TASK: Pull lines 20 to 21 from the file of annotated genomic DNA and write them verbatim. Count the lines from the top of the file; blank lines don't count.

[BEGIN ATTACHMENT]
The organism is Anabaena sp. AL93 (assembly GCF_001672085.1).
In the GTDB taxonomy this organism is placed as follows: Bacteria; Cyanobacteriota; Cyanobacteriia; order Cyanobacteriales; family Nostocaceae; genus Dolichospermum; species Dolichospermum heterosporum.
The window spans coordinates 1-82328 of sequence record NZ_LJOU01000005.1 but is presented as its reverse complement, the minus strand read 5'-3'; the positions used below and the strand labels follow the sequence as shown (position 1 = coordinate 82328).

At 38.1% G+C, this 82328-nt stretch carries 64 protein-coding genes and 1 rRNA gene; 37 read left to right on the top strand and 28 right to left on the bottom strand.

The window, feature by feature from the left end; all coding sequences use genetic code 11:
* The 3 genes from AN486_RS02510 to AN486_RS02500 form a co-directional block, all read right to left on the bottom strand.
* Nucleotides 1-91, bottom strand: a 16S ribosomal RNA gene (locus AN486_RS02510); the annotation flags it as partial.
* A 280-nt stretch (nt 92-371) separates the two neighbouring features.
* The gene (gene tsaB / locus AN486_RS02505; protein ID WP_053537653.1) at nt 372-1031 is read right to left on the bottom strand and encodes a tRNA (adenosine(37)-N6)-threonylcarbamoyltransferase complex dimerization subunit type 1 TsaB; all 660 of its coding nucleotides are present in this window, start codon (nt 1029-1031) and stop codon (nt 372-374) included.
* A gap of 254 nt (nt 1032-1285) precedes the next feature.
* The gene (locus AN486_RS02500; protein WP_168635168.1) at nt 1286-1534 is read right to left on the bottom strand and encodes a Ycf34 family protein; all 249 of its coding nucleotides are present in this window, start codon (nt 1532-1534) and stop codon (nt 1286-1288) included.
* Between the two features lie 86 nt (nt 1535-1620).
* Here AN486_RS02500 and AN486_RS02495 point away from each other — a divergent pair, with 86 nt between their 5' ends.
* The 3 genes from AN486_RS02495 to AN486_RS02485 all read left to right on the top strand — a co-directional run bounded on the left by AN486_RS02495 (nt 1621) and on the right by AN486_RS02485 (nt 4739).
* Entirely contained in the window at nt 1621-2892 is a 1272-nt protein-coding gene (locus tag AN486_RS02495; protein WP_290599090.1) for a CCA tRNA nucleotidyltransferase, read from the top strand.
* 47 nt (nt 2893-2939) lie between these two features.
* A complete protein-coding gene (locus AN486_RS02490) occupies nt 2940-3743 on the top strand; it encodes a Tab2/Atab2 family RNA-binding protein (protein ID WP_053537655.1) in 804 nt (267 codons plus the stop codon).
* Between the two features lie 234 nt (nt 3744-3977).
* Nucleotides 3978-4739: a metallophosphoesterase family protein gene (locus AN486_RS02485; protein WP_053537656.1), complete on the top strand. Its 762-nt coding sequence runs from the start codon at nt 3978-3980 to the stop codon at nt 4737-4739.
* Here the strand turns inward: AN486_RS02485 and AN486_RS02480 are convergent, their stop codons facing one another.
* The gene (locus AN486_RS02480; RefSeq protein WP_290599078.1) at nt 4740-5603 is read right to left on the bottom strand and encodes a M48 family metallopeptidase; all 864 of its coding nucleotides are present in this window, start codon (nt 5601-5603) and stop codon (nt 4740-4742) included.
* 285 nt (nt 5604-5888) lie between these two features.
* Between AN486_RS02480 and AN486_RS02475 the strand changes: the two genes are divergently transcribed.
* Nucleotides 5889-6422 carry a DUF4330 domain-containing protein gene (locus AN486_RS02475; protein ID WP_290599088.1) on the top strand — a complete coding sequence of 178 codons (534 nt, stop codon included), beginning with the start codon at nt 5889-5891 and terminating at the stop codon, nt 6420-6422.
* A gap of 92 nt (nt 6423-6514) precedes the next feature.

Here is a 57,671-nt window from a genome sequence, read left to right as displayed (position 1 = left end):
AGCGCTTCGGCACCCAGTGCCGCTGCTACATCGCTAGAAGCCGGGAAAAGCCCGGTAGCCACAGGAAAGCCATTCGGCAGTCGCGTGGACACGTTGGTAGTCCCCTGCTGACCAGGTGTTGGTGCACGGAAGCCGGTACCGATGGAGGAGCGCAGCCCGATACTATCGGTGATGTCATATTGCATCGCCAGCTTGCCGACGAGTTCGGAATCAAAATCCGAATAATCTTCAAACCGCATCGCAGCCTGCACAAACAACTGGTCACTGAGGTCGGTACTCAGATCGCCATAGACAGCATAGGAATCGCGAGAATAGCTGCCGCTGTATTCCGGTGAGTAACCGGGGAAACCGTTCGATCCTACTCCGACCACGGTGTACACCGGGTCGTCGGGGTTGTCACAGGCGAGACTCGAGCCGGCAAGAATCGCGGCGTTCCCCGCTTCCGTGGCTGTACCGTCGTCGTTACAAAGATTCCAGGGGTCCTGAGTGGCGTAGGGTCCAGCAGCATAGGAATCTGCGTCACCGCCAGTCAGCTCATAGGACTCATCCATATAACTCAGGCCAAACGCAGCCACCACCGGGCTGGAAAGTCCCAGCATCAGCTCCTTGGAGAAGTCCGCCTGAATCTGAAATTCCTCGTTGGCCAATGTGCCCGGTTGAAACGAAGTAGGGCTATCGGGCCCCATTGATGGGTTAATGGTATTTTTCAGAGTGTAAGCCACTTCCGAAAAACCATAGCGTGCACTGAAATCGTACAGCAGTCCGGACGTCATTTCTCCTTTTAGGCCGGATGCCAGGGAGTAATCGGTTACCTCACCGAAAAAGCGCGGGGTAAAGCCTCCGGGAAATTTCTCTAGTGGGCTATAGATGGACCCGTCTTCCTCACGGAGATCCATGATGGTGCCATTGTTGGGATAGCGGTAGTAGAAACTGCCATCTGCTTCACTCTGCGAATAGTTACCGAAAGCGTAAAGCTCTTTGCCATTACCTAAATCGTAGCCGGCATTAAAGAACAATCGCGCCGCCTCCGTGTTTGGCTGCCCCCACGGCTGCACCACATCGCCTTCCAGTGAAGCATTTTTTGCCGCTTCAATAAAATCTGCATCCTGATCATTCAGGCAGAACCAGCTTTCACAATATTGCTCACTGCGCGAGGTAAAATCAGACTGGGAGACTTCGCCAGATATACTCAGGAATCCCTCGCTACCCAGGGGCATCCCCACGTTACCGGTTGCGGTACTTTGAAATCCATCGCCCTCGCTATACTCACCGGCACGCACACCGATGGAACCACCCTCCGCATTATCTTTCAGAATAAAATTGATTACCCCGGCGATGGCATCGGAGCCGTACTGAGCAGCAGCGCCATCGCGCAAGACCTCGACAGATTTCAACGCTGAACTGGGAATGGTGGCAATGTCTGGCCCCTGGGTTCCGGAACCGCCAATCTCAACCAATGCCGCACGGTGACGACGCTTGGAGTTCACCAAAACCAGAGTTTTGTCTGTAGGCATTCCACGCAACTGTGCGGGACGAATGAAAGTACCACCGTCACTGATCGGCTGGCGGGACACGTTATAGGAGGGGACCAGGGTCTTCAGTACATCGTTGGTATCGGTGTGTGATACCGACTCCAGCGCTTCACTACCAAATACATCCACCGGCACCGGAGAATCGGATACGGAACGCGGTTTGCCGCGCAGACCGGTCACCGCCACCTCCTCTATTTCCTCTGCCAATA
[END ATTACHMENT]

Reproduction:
* Here the strand turns inward: AN486_RS02485 and AN486_RS02480 are convergent, their stop codons facing one another.
* The gene (locus AN486_RS02480; RefSeq protein WP_290599078.1) at nt 4740-5603 is read right to left on the bottom strand and encodes a M48 family metallopeptidase; all 864 of its coding nucleotides are present in this window, start codon (nt 5601-5603) and stop codon (nt 4740-4742) included.